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Opposition to Boy Scouts’ compromise on gays grows on both sides of issue
The early verdicts are in and the Boy Scouts of America’s proposed new membership policy pleases no one.
It’s a “half-pitched tent,” said one wag on the Scouts for Equality Facebook page. It’s “a backhanded shove into the closet,” opined another.
“This is no compromise; it is capitulation, plain and simple,” said David Cortman, senior counsel at Alliance Defending Freedom, which supports the BSA’s current membership policy that bans “open or avowed homosexuals” from Scouting.
Even Scouts for Equality, which seeks to end the ban on gays, said it supports the proposed policy — but only as “a crucial step” toward full inclusion.
The draft policy maintains the BSA’s long-standing ban on open homosexuals as adult leaders, volunteers and employees. But it says that membership would not be denied to a boy or youth “on the basis of sexual orientation or preference alone.”
The proposed policy also clarifies that BSA leaders don’t ask people about their sexual orientation, that Scouting cannot be used for political or social agendas, and that sexual activity among youth — whether homosexual or heterosexual — is “contrary to the virtues of Scouting.”
But a frequent criticism of the new policy is that it permits gay kids to become Scouts, but then — like Peter Pan — they can never grow up, since gay adults can’t be part of Scouting.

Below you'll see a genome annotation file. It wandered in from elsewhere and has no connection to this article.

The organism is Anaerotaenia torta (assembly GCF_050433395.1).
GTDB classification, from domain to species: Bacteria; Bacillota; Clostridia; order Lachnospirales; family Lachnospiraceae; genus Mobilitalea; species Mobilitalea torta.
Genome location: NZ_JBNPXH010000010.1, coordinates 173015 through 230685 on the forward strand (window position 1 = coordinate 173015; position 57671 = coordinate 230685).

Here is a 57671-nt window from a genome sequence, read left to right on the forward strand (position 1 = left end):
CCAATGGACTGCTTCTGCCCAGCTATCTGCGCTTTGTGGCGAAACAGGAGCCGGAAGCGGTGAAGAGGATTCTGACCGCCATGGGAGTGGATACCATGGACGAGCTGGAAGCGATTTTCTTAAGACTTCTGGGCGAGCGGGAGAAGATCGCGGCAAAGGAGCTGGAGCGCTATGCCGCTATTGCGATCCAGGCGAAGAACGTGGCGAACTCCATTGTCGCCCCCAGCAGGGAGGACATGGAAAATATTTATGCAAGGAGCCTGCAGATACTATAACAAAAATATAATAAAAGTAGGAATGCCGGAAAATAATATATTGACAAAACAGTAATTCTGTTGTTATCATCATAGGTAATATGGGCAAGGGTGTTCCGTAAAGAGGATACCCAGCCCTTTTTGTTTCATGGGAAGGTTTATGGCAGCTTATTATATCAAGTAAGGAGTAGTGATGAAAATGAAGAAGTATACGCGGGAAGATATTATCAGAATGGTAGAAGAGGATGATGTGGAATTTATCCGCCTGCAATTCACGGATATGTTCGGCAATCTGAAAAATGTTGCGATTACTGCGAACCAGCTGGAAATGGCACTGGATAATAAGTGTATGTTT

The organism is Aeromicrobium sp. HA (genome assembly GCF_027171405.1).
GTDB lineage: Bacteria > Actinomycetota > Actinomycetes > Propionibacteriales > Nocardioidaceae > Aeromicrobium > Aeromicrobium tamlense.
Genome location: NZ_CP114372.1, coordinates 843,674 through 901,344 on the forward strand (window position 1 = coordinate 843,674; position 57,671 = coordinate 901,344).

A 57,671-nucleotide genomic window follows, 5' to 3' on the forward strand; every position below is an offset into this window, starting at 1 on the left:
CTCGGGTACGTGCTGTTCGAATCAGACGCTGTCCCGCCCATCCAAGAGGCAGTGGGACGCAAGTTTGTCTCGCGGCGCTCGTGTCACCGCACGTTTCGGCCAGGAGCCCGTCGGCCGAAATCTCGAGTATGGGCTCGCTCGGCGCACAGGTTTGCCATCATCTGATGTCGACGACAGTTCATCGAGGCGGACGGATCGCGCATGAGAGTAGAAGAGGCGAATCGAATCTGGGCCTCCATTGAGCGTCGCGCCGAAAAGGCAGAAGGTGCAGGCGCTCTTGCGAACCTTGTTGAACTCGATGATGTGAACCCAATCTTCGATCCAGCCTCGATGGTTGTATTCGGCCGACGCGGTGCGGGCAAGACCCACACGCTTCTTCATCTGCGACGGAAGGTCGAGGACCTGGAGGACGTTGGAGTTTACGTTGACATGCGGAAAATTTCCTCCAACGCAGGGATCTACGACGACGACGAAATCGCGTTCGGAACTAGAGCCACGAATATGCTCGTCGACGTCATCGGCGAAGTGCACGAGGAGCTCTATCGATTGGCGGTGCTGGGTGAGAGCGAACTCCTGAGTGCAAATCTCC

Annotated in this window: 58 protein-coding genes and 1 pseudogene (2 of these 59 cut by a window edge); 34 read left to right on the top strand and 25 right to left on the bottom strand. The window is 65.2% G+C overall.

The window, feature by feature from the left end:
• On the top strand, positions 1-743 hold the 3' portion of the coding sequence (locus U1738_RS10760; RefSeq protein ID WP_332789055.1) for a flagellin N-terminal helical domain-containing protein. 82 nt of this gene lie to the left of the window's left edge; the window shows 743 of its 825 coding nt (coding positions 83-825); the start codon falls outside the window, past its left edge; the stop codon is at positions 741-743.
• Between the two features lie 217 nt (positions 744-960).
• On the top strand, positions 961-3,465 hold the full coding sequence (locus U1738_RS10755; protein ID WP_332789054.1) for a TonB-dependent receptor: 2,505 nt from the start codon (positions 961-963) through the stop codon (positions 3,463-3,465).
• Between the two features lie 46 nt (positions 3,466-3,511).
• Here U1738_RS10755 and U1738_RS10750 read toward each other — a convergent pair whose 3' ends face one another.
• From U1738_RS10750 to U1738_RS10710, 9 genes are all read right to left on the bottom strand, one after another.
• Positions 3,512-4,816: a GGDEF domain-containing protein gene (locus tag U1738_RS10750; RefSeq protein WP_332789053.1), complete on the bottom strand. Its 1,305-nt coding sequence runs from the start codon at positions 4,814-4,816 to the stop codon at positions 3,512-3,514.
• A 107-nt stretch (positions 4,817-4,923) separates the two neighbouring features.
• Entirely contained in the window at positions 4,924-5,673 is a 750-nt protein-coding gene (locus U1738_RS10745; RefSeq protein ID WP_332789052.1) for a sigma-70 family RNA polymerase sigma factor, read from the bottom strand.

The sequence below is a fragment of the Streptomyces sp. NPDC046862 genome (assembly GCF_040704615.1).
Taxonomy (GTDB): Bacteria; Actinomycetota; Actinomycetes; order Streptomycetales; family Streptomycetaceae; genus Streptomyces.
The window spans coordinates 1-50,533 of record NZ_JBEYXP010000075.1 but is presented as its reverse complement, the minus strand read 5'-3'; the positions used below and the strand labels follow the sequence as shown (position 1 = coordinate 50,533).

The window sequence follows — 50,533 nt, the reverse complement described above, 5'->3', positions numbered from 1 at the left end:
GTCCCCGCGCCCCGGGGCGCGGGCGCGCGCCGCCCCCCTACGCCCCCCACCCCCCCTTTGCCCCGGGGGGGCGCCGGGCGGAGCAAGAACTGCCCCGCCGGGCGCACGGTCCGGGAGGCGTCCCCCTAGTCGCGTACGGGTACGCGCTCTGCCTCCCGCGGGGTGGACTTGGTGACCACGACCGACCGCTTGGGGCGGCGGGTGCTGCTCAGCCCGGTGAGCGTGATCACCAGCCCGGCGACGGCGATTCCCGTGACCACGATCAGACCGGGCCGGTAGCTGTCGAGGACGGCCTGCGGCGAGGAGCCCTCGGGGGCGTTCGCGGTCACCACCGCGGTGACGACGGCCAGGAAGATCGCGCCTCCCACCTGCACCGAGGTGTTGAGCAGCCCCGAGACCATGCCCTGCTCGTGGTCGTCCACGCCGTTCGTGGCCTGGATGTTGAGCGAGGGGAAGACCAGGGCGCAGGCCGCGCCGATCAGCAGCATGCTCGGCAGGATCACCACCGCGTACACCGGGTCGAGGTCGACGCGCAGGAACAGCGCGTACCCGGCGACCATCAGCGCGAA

That’s “a disturbing message” to give to gay children, Lisa Beyer, member of the Bloomberg View editorial board, said in an opinion piece called, “Boy Scouts to Gays: Come In but Don’t Grow Up.”
Meanwhile, in the four weeks left before the May 22-24 conference, activists are working to build support and momentum for their views.
Scouts for Equality held a social media day, using the influence of some 11,000 supporters, including 6,000 Eagle Scouts, Mr. Wahls said Tuesday. These Eagle Scouts and their allies can “show the BSA that Scouting is ready for this step forward.”
The FRC, OnMyHonor.net, Moms of Boy Scouts and other allies are planning a simulcast May 5, called “Stand with Scouts Sunday.” This 7:00 p.m. EDT webcast promises to show viewers how to support BSA “as its founders envisioned it … without the invasion of cultural controversies.”
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About the Author
Cheryl Wetzstein covers family and social issues as a national reporter for The Washington Times. She has been a reporter for three decades, working in New York City and Washington, D.C. Since joining The Washington Times in 1985, she has been a features writer, environmental and consumer affairs reporter, and assistant business editor. Beginning in 1994, Mrs. Wetzstein worked exclusively ...
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